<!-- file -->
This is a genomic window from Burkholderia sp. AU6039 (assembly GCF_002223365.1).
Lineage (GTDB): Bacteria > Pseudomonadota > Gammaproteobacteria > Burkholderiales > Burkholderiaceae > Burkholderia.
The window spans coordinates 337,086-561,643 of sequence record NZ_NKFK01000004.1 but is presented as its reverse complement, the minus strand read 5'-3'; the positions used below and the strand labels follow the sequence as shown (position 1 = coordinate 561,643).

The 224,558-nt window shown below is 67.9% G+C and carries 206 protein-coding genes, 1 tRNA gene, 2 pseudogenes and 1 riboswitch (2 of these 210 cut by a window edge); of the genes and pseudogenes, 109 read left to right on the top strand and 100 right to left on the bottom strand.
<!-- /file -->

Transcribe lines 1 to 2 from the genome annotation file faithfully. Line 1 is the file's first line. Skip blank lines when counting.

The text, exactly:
This is a genomic window from Burkholderia sp. AU6039 (assembly GCF_002223365.1).
Lineage (GTDB): Bacteria > Pseudomonadota > Gammaproteobacteria > Burkholderiales > Burkholderiaceae > Burkholderia.